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Genres You Will Love
Electronic: Electro Moods: Type: Sonic Electronic: Synthpop Electronic: Chill out Electronic: IDM

By Location
United States - California - SF United States - United States

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Munich Syndrome

What would an android listen to?

Munich Syndrome was born in a Non-Stop Erotic Cabaret on a Blue Monday, in the midst of the electronic New Wave of the 80's. Intrigued, and ultimately inspired by this new music, the next step was to transcend listening and create. First came a drum machine and an early analog synthesizer. Kinetic rhythms and electronic sounds gave way to layered synths and a four-track recorder.

Stark mechanical soundscapes evolved into fuller compositions: electronic pop songs. The limitations of playing live and overdubbing onto the four-track led to first and second generation sequencing programs. These programs also had their limitations. Then there were the vocals. At this point things weren't coming together, and the project was deactivated.

Fast forward to the late 90's. Electronic music was suddenly everywhere. A new generation of computing had brought a newer and more robust generation of sequencing and recording options. Munich Syndrome was reactivated. With a new arsenal of synths and a broader palette of sounds available, also came vocoders. With vocoded melodies added, Munich Syndrome had found its voice.


Sensal Ambience (2006)
The first experiments to leave the studio were journeys into Downtempo and Trip-Hop with Ambient and Jazz-tinged overtones. These made up the debut album, "Sensual Ambience." As those sessions wrapped up, the next songs started to evolve towards a more electronic sound and introduced the more prominent use of vocoders. The "Electro EP" led in the direction of the second album, "Electro Pop.”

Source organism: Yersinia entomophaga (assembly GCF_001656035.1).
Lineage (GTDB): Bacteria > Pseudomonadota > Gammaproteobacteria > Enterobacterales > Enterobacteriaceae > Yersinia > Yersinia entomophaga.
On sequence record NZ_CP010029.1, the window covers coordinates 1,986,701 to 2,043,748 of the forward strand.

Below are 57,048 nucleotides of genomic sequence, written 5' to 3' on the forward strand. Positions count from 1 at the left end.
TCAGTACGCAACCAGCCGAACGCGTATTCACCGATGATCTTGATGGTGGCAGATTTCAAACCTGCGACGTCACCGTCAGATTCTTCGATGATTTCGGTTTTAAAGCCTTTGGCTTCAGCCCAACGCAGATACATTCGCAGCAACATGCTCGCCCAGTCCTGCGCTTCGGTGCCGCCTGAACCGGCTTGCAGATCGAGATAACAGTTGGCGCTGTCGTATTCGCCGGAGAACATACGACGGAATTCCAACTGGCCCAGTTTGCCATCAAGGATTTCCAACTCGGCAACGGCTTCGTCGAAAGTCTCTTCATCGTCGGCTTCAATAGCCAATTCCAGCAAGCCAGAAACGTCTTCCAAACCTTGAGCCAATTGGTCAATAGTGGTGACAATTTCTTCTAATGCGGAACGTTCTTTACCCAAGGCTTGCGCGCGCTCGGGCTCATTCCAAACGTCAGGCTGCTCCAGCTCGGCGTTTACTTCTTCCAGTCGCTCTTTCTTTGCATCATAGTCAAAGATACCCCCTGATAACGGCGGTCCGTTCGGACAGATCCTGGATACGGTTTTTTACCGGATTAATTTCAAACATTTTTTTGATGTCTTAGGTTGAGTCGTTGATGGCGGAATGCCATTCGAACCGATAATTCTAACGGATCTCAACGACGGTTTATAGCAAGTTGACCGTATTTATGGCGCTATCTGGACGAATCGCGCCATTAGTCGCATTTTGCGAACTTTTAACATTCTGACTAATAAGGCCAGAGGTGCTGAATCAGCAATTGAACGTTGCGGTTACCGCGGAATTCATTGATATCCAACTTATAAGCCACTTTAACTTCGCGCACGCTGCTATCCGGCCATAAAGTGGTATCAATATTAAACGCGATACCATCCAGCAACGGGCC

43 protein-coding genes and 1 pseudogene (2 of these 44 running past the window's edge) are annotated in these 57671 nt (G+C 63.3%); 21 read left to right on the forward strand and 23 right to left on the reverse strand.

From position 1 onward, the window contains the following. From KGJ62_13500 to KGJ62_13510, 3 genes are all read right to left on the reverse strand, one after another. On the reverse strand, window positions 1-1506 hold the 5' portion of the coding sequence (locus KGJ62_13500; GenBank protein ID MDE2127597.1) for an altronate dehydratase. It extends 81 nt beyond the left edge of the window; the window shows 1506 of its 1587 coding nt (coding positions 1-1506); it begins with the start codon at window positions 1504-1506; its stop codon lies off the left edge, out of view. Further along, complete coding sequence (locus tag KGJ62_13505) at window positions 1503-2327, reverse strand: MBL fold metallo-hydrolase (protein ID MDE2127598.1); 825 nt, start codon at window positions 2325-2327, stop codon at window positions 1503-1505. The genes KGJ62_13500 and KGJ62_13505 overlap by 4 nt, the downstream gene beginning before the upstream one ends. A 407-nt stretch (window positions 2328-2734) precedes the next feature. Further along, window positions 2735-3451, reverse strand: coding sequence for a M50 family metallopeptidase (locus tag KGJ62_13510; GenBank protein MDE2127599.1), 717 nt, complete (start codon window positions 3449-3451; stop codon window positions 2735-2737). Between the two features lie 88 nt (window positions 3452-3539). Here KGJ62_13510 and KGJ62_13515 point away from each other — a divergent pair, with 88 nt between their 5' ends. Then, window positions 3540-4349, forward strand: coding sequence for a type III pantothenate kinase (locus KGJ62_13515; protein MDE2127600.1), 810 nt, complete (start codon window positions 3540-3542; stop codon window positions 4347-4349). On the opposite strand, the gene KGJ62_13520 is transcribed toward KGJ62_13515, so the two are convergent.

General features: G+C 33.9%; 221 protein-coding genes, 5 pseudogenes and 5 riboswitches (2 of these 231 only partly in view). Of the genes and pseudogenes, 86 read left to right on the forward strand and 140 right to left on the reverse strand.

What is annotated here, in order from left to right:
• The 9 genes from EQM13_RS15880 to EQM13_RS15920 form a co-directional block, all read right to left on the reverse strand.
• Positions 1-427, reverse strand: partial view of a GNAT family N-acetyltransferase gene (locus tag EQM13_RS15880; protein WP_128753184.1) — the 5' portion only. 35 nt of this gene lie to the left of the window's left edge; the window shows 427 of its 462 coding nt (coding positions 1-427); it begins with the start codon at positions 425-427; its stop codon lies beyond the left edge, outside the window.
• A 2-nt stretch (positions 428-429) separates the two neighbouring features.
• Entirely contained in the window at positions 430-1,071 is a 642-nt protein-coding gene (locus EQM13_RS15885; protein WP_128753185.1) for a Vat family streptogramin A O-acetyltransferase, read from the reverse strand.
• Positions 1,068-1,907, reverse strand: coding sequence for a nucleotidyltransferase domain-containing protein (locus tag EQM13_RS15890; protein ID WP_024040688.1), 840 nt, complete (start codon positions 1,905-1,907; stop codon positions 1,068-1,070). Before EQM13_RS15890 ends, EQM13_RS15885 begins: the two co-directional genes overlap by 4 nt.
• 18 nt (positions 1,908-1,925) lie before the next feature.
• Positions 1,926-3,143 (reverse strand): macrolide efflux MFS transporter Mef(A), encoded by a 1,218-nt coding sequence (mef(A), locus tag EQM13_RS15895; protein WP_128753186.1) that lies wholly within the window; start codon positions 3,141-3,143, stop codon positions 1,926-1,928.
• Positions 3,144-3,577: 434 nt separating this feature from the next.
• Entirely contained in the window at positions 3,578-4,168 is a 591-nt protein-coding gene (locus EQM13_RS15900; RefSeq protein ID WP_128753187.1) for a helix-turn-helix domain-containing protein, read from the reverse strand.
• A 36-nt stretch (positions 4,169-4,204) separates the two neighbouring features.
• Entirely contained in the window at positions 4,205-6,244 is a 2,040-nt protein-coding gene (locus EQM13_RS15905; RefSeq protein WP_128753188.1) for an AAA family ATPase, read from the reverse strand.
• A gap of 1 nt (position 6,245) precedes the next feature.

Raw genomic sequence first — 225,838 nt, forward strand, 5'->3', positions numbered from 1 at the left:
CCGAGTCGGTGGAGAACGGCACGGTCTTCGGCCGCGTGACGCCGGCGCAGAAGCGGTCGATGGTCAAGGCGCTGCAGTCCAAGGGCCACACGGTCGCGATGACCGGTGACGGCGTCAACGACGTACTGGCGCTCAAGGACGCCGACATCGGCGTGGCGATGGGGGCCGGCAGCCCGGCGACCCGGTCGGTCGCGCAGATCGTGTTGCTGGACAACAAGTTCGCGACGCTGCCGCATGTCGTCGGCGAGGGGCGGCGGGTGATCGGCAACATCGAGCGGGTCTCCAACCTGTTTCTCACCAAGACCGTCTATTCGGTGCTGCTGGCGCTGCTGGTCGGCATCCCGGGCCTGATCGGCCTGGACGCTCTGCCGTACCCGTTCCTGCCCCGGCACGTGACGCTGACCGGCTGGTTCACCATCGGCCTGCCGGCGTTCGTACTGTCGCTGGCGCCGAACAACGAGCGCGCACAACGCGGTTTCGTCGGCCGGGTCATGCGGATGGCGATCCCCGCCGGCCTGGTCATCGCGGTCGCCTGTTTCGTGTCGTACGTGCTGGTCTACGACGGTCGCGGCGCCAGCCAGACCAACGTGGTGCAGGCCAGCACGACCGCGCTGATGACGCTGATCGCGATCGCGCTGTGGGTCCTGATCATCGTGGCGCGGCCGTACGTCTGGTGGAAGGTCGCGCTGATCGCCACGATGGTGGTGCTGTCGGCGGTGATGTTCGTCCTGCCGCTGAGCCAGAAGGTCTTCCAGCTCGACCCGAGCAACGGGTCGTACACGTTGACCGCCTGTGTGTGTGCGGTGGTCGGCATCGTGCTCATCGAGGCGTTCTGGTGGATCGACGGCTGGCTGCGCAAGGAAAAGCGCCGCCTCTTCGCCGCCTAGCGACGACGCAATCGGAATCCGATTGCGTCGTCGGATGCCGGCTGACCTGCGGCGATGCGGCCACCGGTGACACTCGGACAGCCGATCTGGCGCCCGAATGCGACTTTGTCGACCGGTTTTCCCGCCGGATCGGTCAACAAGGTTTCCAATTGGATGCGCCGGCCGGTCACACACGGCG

Electro Pop (2008)
"Electro Pop" is the sound of Munich Syndrome today (House driven Electro Pop for the mind to get lost in and the body to move to). The album embraces a harder sound overall, incorporating elements of Electro, IDM, Dance, Techno, House and EBM. Key tracks are "Dance (Ah Eee Ya Ya Ya Ya)", "Love & Dancing", "Come Out and Play" and "Go Away." Munich Syndrome delivers a diverse but cohesive album of pure electronic pop!

Electronic Ecstasy (2010)
Picking up where “Electro Pop” left off, “Electronic Ecstasy” kicks off with the title track hinting at what a collaboration between Giorgio Moroder and Kraftwerk might have yielded. A relentlessly tight sequenced bassline pushes the song forward about nights out clubbing around the world. 


"Electronic Ecstasy" utilizes and pushes the vocoder further up front within the classic electronic pop songs of unrequited love, loss and what come next. Analog synthesizers are pushed further front and center, along with classic beat boxes, sequencers and a full arsenal of state-of-the-art production. Unforgettable melodies, combined with vocoded harmonies placed over the insistent throb of propulsive club beats and bass drives Electronic Ecstasy to new heights.

Songs range from the Euro-pop of “2 Whom” and “Always (Alone)” to the “T-Rex meets the Cars” new-wave pop-rock of “Endings (Rock RMX)”. “Anywhere (But Here)” blends the unlikely genres of Steely Dan style jazz with New Order-esque drums and a hard electro bassline. The cerebral (but dance-floor ready) “Dream Sequence #3” flows into the dance-pop of “Celebrate”.

The album takes a darker turn after the melodic instrumental “Metro” with the Kraftwerk-esque “Dreams (or Memories?)” and then descends into the claustrophobic minimalism of “Fear. Panic. Dread.” Following is “Watching You”, a high tech cautionary tale of surveillance in an overly connected world, set to a heavy dance beat and screaming analog synth leads. “Random” follows with an effervescent electronic shuffle.

The album closes with four bonus tracks:
“Electronic Ecstasy (Extended Ecstasy Mix)”, “Always (Alone) (Full Orchestral Mix)”, “Anywhere (But Here) (Here and Now Mix)” and the atmospheric and ambient-tinged “Signals”.

Munich Syndrome IS: David Roundsley